To Karen’s moral dilemma question here, Emmy replied:
Where’s the moral dilemma here? Give the wallet back, then have 20 of your closest friends hold an auction on ebay for you so you can pay your mortgage, your spouse’s medical bills, get a new sewer line, etc. That seems to be the popular method of paying delinquent bills lately.
I found the comment disturbing on many levels (for starters, where the hell did it come from? how on earth did it relate to the question posed? and, thanks for spewing the bitterness all over the innocent bystanders–there’s never enough bitterness to go around) and planned to post about it, but wanted to take some time to think about how to frame my reaction and thoughts, since a) I’ve had run-ins with Emmy and frankly didn’t want to make it about her, and b) it opened a larger avenue of rambling thoughts in my head. However, Julie Leto beat me to it by commenting:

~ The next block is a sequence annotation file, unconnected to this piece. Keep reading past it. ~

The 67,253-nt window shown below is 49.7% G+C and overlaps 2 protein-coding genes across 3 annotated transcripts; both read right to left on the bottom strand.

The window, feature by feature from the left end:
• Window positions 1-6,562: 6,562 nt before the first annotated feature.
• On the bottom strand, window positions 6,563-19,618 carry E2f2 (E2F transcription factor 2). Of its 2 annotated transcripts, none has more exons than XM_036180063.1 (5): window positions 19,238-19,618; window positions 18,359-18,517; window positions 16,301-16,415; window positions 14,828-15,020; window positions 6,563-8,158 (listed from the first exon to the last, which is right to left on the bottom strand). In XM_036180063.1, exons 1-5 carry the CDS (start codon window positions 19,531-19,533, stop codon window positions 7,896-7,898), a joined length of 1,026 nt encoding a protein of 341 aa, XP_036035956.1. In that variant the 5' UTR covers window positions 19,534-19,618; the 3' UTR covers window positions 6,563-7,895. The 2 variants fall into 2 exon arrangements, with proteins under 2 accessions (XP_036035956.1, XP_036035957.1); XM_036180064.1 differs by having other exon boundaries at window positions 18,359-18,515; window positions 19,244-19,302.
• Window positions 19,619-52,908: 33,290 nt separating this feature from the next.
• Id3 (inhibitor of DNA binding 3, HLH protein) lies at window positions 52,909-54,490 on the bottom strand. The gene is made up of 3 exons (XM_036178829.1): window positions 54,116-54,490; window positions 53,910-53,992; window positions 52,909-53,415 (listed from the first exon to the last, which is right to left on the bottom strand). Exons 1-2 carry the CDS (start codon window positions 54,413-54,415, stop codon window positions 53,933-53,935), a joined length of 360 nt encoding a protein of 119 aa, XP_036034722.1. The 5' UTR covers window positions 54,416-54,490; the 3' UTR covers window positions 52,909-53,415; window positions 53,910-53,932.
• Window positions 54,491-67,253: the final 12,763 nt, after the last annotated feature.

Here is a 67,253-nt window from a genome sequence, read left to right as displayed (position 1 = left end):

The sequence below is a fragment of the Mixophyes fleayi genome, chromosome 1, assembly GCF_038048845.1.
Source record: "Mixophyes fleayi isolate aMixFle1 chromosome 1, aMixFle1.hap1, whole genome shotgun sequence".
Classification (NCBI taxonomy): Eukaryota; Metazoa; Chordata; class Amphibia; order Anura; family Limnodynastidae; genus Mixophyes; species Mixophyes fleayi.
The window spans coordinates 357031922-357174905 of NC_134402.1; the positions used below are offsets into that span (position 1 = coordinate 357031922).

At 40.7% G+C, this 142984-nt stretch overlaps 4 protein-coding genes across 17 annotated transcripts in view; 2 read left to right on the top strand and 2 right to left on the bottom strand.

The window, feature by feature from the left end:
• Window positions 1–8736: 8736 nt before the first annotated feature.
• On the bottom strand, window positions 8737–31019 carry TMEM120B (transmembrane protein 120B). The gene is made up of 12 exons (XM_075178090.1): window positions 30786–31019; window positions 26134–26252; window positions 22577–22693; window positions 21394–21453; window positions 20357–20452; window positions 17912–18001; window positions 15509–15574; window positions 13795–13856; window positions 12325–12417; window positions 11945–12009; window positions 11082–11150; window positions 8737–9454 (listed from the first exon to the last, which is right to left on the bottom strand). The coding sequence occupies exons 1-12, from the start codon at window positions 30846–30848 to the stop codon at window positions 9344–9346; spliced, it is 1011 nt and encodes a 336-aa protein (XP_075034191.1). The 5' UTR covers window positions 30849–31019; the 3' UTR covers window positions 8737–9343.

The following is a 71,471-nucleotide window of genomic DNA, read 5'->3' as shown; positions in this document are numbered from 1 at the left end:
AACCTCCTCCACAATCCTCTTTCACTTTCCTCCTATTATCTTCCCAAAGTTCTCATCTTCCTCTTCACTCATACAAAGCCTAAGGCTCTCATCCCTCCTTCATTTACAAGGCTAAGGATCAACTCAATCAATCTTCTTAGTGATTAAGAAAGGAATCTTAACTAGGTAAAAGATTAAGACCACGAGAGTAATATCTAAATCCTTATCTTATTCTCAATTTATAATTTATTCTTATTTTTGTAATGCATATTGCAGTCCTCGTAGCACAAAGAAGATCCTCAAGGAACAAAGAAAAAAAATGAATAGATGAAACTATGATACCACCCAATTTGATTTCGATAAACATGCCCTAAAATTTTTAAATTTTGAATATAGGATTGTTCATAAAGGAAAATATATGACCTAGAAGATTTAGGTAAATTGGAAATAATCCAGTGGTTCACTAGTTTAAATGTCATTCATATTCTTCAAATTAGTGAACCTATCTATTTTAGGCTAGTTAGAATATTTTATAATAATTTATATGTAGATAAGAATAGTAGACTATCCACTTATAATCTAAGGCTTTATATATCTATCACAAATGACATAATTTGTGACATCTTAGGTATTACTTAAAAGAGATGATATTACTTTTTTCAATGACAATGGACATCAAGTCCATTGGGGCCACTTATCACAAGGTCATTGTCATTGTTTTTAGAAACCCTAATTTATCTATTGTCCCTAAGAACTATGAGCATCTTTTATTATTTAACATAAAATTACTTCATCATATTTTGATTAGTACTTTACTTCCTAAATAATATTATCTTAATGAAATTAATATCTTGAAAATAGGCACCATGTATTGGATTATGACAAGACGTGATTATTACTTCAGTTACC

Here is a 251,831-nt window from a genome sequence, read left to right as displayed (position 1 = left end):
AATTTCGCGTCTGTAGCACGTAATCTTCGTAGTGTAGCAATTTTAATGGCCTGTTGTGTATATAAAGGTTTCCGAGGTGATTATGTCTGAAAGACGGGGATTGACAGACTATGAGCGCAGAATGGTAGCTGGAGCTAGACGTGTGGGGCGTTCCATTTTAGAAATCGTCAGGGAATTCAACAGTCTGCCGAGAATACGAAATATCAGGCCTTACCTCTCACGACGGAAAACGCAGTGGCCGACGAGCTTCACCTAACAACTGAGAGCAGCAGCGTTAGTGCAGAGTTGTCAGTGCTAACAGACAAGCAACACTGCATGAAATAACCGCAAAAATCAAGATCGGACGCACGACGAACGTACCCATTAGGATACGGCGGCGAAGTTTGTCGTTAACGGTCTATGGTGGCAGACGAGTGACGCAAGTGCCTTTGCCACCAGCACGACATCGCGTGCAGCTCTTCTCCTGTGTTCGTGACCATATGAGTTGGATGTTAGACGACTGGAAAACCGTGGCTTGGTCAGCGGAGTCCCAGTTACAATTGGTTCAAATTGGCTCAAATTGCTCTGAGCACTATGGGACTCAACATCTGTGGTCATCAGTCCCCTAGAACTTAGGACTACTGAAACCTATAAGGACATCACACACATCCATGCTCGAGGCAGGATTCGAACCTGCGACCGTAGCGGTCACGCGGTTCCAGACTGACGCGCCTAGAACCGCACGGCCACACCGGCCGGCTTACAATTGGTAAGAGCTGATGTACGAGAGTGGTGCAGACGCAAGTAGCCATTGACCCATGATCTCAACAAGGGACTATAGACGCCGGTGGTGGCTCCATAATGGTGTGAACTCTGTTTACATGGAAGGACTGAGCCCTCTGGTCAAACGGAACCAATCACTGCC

As for the eBay auctions, these are extreme circumstances and Emmy, I find your comment really cruel. I’ve participated in several and never were the situations worthy of such scorn, IMO.
Granted, there are documented cases of scammers inventing desperate cases, either as pranks, as a way to get attention, or for profit (just check snopes.com for full accounts). But those cases are not the majority, and given the context of the original comment in that thread, it was a pointed reference to current and recent efforts by the romance community to help some of its less fortunate members. The people in question are personally known to a good number of the community, so the scam aspect does not apply.
So, without making it about Emmy, here’s my pondering: why is it that some people get angry or derisive when communities (friends, relatives, school mates, work colleagues) unite to help one of their own in need?
Is it envy, that these people are “getting off easy”, while the angry observer has to struggle on his/her own?
Is it anger out of fear that the person making the snide comment wouldn’t get the same response if it were them in need?
Or is it self-righteousness, because the person commenting has never been in such an extreme position as to need help from friends and strangers?
What say you, o esteemed readers?
Update: since it seems it’s needed, allow me to clarify. I was aware of Emmy’s generosity from the tsunami relief action at Shiloh’s blog–which is one of the reasons I didn’t want to make it about her.